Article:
3 minute read | June.14.2018
In some cases, there may be a severe cost – even a monetary cost – for plaintiffs who seek to materially amend their trade secrets disclosure following discovery. This is what happened to the plaintiff, Swarmify, in its lawsuit against Cloudflare, now pending in the U.S. District Court for the Northern District of California.
As we reported previously, on February 27, 2018, the court in this case denied Swarmify’s motion for a preliminary injunction for failure to show irreparable harm. At that time, the court commented that Swarmify’s trade secrets disclosure, produced pursuant to California Code of Civil Procedure Section 2019.210, was severely overbroad and “ever-shifting,” which the court characterized as a “blatant abuse of the system.”
Based on discovery it received during the preliminary injunction proceedings, Swarmify served a new trade secrets disclosure. Cloudflare moved to strike the entirety of the new disclosure arguing that Swarmify should be barred from revising its disclosure after obtaining valuable information about Cloudflare’s litigation strategy and defenses during preliminary injunction briefing. Swarmify countered that its new disclosure should be allowed because the February 27 Order amounted to “an instruction to provide clarification on [Swarmify’s] claimed trade secrets,” and argued, in the alternative, that it should be granted leave to further amend its disclosures.
In its order on the motion to strike, the court first explained that California’s trade secrets disclosure requirement seeks to avoid gamesmanship—namely, alleging vague trade secrets, taking discovery into defendants’ files, and then specifying whatever happens to be there as having been trade secrets stolen from the plaintiff. The court further explained that in order to avoid this type of gamesmanship, various judges in the Northern District of California have (a) granted motions to strike or motions for summary judgment, after the commencement of discovery, when a plaintiff has failed to identify its alleged trade secrets with sufficient particularity; and (b) exercised discretion in case management to enforce Section 2019.210.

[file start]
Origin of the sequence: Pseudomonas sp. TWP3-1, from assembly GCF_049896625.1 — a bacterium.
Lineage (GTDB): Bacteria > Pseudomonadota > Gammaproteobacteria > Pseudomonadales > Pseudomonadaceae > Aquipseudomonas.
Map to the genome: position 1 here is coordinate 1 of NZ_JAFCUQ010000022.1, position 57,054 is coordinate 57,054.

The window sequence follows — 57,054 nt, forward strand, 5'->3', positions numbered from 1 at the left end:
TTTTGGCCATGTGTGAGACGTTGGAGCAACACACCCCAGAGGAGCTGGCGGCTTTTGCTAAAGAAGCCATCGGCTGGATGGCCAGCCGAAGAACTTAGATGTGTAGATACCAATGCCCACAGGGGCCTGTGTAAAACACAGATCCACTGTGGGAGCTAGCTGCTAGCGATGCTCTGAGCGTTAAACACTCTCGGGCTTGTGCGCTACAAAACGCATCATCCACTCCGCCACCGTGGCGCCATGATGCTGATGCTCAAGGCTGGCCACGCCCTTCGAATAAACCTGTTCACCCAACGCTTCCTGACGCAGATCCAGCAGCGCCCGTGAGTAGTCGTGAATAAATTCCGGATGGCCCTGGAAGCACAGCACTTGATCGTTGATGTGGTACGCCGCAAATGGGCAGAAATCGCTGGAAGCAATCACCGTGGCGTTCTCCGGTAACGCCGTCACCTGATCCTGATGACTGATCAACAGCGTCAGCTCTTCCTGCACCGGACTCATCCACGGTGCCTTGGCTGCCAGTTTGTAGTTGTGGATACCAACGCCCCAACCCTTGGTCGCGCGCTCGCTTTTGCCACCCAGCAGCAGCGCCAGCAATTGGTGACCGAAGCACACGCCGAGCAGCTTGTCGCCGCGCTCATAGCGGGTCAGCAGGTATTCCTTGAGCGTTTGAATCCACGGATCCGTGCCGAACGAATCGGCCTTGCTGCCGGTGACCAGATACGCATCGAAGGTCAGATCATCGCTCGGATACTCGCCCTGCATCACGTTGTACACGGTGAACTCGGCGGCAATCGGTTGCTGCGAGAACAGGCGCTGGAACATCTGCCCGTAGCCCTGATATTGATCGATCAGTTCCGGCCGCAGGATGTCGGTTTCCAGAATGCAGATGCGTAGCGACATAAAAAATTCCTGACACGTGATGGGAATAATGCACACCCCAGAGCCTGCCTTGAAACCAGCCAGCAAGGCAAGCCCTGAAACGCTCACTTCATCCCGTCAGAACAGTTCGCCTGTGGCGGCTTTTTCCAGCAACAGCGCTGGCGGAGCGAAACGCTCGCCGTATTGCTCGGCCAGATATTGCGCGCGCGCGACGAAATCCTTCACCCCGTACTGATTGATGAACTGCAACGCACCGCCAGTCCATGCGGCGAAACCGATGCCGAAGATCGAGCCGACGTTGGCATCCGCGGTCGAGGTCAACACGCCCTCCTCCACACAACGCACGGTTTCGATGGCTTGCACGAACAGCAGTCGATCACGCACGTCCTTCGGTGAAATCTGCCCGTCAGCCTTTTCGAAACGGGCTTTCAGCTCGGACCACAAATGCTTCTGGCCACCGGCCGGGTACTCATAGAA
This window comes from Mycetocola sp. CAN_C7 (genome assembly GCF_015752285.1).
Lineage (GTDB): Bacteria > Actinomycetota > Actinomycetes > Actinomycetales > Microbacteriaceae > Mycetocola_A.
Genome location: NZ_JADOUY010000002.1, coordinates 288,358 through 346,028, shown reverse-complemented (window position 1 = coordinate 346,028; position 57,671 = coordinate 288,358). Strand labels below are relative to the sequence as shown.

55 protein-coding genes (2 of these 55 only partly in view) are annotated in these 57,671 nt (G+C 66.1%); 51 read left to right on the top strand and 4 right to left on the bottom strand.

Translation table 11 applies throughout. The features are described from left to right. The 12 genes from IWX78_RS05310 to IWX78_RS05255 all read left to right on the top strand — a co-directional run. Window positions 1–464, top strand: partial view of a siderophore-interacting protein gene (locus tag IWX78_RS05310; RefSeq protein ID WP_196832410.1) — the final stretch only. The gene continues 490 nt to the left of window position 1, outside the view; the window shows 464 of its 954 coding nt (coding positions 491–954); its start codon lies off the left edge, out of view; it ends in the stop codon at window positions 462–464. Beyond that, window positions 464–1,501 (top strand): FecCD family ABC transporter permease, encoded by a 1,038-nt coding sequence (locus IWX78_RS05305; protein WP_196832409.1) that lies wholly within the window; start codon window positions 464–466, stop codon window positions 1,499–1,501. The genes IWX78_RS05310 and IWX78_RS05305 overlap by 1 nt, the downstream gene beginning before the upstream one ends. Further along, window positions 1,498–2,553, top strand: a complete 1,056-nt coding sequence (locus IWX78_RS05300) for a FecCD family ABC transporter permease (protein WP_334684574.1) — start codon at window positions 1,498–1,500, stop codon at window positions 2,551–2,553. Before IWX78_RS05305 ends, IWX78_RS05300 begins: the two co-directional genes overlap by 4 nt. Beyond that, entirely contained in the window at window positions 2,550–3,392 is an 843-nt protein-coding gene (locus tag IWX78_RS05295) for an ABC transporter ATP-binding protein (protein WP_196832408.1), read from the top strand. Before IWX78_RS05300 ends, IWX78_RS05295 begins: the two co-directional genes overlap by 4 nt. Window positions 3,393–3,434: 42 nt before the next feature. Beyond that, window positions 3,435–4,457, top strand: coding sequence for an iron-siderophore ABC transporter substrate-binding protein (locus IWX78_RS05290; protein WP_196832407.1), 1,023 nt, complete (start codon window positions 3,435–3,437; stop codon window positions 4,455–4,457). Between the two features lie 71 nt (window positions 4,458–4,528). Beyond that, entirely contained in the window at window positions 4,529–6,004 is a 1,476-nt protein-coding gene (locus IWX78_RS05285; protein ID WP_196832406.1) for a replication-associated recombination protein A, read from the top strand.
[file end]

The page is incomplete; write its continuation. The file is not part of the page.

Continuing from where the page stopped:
In keeping with the purpose and spirit of Section 2019.210, the court reasoned, first, that Swarmify should not be “allowed to drag Cloudflare into court based on meritless arguments, only to reboot its alleged trade secrets lineup and try again when the opening skirmish illuminates glaring flaws in Swarmify’s case.” Second, even if Swarmify had not used information gained during expedited discovery to redefine its alleged trade secrets, information gleaned from Cloudflare via its preliminary injunction briefing (i.e. details of its technology and defenses) raised similar concerns of abuse. Third, Cloudflare invested significant time, effort, and legal strategy in opposing Swarmify’s motion for preliminary injunction and would be prejudiced if it had to revamp its defenses in response to the new disclosure, “having already shown much of its hand to the opposing side.”
The court acknowledged that Swarmify’s revised disclosure was not “so unmoored from the core technology” in the original disclosure that it would be “unsalvageable” if allowed to proceed. But the court also warned that as cases progress, plaintiffs’ initial disclosures are often revealed as unreasonable in light of developments in the case, which can lead to adverse rulings on entire claims.
Accordingly, the court held that Swarmify could proceed on its revised disclosure subject to the following conditions: